We're calling the event "Other Times, Other Worlds," and it features two award-winning science fiction writers, Lawrence M. Schoen and Fran Wilde, who will read from their recent novels, discuss them with the audience, and then stay around to sign their books.
Lawrence M. Schoen’s novel Barsk (Tor, 2015) is set in a far future when humans are long extinct, on a planet that’s home to the Fant, an intelligent species whose ancestors are elephants. Barsk won the Cóyotl award for best novel of 2015, and Schoen’s work has also been nominated for the Campbell, Hugo, and Nebula awards. He is a a cognitive psychologist, hypnotherapist, and world authority on the Klingon language.
Fran Wilde’s Cloudbound (Tor, 2016) is the second book in her Bone Universe trilogy, set on a world where people reside high above the clouds in towers made of living bone. To move from one tower to another, they fly on sail-like wings. Her first novel in the series, Updraft, was nominated for the 2016 Nebula Award, and it won the 2016 Andre Norton Award and the 2016 Compton Crook Award.
We hope you’ll join us for this free event, which should be both high-flying and hypnotic!
Here's a flyer that anyone can feel free to copy and distribute:
Founded in 2009, Mighty Writers offers free programs to Philadelphia kids, ages 7 to 17, to boost their writing skills. The idea is that better writing means clearer thinking, which then leads to smart decisions and long-term success, both in school and in life. Every year, more than 300 of the city’s best creative minds teach and mentor some 2,000 children and teens at Mighty Writers’ four locations.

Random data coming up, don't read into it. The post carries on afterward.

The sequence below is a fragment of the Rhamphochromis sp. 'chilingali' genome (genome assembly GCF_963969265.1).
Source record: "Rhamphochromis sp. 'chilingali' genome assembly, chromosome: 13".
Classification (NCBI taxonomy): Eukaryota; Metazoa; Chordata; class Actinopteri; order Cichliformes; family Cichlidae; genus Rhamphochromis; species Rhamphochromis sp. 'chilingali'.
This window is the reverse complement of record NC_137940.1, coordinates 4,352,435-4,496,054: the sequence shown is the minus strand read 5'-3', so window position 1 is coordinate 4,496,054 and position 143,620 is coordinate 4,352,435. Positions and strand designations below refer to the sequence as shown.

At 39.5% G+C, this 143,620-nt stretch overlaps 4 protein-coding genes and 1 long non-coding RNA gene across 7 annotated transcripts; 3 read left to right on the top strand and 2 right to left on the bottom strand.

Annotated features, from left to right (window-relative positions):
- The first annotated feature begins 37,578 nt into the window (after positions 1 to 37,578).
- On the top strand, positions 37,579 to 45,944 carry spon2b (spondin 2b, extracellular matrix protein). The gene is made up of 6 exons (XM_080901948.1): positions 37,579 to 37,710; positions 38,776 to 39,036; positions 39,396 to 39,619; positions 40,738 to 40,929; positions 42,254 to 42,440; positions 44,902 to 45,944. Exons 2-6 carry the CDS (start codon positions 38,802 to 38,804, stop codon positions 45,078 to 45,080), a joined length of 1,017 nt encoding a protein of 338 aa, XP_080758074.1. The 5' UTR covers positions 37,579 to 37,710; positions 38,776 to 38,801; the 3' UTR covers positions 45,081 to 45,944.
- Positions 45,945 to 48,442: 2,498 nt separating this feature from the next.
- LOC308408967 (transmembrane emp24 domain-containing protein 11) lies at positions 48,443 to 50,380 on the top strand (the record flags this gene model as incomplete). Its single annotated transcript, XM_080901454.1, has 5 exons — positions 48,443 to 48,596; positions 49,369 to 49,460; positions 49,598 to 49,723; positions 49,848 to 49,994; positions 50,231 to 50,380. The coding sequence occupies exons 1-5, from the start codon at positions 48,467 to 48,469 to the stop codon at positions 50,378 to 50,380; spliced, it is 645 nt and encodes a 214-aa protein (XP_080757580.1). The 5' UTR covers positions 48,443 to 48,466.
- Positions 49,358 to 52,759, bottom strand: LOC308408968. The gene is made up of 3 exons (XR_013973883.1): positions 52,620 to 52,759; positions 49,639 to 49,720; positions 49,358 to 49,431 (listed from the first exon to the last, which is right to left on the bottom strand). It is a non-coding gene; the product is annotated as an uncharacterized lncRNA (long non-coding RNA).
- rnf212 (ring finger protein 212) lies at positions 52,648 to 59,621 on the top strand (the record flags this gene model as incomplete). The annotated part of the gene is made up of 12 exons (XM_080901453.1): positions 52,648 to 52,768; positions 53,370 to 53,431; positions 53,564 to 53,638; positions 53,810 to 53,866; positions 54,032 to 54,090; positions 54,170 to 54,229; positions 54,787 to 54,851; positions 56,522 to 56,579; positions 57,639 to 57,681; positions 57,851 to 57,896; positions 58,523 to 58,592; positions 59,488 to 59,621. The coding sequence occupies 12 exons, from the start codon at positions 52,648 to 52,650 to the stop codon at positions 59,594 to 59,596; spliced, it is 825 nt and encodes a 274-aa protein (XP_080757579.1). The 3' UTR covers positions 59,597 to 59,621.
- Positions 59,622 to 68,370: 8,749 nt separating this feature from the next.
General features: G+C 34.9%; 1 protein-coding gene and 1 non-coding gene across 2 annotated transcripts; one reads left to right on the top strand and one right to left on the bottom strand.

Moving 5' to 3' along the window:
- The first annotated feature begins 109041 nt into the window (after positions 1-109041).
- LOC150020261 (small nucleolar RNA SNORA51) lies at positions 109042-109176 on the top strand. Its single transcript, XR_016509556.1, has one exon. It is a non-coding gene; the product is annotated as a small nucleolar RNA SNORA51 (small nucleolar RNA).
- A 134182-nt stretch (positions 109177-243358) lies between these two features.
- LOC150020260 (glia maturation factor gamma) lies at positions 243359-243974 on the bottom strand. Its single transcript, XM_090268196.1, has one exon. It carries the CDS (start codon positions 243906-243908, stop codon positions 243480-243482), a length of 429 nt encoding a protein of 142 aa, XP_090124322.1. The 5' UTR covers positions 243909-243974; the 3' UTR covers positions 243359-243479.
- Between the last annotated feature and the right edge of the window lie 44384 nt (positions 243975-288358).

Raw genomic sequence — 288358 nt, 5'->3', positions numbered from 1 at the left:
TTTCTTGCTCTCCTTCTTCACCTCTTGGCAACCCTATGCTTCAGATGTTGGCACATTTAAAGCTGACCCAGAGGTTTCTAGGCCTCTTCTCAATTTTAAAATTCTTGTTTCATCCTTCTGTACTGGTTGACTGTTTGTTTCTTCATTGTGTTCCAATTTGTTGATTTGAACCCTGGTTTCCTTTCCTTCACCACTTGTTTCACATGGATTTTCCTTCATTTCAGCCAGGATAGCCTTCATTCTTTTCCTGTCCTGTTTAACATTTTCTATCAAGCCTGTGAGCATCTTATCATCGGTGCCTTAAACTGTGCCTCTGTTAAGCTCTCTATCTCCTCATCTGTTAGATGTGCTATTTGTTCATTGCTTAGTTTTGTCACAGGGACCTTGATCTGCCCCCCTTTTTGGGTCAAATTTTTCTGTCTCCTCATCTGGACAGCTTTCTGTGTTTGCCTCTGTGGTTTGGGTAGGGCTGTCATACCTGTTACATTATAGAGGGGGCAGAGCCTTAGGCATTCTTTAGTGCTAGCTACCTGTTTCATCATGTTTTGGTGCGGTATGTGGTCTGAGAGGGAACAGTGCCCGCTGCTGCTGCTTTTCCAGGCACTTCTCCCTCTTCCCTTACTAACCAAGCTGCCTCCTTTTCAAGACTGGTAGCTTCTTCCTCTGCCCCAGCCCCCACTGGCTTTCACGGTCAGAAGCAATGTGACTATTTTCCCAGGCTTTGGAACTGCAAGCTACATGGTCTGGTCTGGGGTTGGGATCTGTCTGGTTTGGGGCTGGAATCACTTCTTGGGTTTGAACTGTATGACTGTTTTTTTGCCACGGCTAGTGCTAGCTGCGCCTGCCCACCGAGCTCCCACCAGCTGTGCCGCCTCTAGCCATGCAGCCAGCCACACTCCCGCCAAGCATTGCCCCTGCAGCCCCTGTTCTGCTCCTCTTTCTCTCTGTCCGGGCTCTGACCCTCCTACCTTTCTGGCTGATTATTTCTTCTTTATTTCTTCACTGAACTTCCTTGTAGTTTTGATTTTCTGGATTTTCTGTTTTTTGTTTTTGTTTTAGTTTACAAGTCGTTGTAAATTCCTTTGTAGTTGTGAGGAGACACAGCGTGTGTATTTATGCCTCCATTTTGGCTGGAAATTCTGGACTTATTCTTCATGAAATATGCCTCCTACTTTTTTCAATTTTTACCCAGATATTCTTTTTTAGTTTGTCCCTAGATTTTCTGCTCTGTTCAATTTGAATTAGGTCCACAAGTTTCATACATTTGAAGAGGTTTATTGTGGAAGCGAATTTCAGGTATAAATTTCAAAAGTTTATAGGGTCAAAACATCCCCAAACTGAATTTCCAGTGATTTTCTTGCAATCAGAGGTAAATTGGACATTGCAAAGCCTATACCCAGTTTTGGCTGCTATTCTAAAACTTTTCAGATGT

Now Mighty Writers West, the branch at 39th Street and Lancaster Avenue in West Philly, has become the home for All But True, an author reading series for grownups. Begun in 2011 at Musehouse in Chestnut Hill, the series brings in published fiction writers to present their works. Each event features two authors who do short readings and then discuss their books with the audience. The Working Writers Group, which organizes and hosts the series, hopes that hearing and meeting successful authors will inspire both adults and teens to keep writing and imagining.
The first event in the season—Friday, October 14, at 7:00—offers two novels of sibling conflict and loyalty. In Stephanie Feldman’s The Angel of Losses, sisters Marjorie and Holly are best friends—until Holly converts to a mysterious sect and Marjorie must save her from disaster. Tom Mendicino’s The Boys from Eighth and Carpenter follows two South Philly brothers from the 1960s to 2008—until one gets in trouble and the other comes to the rescue.
Authors Feldman and Mendicino will be available after the reading to autograph copies for interested readers and aspiring writers.
All events in the All But True series are free and open to the public. Previous readers have numbered more than 50, from the Philadelphia area and elsewhere, including such well-known authors as Robin Black, Ken Kalfus, Beth Kephart, Diane McKinney-Whetstone, Liz Moore, Daniel Torday, and Lisa Zeidner.
Here's a flyer for the October 14 reading: